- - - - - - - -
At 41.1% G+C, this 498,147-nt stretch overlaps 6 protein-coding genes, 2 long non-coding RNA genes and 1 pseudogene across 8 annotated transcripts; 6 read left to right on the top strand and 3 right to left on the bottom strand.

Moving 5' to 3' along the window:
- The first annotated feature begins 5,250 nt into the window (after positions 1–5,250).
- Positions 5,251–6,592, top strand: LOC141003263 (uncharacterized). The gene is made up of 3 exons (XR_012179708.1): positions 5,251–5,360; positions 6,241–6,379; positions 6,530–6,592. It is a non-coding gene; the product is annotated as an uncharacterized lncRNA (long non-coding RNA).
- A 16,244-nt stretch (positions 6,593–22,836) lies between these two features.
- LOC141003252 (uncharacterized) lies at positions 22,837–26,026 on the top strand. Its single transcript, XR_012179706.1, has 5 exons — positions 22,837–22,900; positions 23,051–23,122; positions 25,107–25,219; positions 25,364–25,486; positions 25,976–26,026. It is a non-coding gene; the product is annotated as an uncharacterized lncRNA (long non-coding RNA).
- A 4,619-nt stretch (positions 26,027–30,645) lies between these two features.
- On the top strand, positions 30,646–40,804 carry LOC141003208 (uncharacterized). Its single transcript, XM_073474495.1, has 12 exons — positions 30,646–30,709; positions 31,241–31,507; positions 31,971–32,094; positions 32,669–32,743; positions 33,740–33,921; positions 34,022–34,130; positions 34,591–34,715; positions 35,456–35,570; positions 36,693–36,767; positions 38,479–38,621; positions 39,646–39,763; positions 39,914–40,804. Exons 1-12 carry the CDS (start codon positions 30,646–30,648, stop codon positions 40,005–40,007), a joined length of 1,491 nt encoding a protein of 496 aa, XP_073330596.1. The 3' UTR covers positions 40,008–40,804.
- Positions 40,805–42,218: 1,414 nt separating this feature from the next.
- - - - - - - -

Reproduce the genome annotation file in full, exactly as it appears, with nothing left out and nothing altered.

At 41.1% G+C, this 498,147-nt stretch overlaps 6 protein-coding genes, 2 long non-coding RNA genes and 1 pseudogene across 8 annotated transcripts; 6 read left to right on the top strand and 3 right to left on the bottom strand.

Moving 5' to 3' along the window:
- The first annotated feature begins 5,250 nt into the window (after positions 1–5,250).
- Positions 5,251–6,592, top strand: LOC141003263 (uncharacterized). The gene is made up of 3 exons (XR_012179708.1): positions 5,251–5,360; positions 6,241–6,379; positions 6,530–6,592. It is a non-coding gene; the product is annotated as an uncharacterized lncRNA (long non-coding RNA).
- A 16,244-nt stretch (positions 6,593–22,836) lies between these two features.
- LOC141003252 (uncharacterized) lies at positions 22,837–26,026 on the top strand. Its single transcript, XR_012179706.1, has 5 exons — positions 22,837–22,900; positions 23,051–23,122; positions 25,107–25,219; positions 25,364–25,486; positions 25,976–26,026. It is a non-coding gene; the product is annotated as an uncharacterized lncRNA (long non-coding RNA).
- A 4,619-nt stretch (positions 26,027–30,645) lies between these two features.
- On the top strand, positions 30,646–40,804 carry LOC141003208 (uncharacterized). Its single transcript, XM_073474495.1, has 12 exons — positions 30,646–30,709; positions 31,241–31,507; positions 31,971–32,094; positions 32,669–32,743; positions 33,740–33,921; positions 34,022–34,130; positions 34,591–34,715; positions 35,456–35,570; positions 36,693–36,767; positions 38,479–38,621; positions 39,646–39,763; positions 39,914–40,804. Exons 1-12 carry the CDS (start codon positions 30,646–30,648, stop codon positions 40,005–40,007), a joined length of 1,491 nt encoding a protein of 496 aa, XP_073330596.1. The 3' UTR covers positions 40,008–40,804.
- Positions 40,805–42,218: 1,414 nt separating this feature from the next.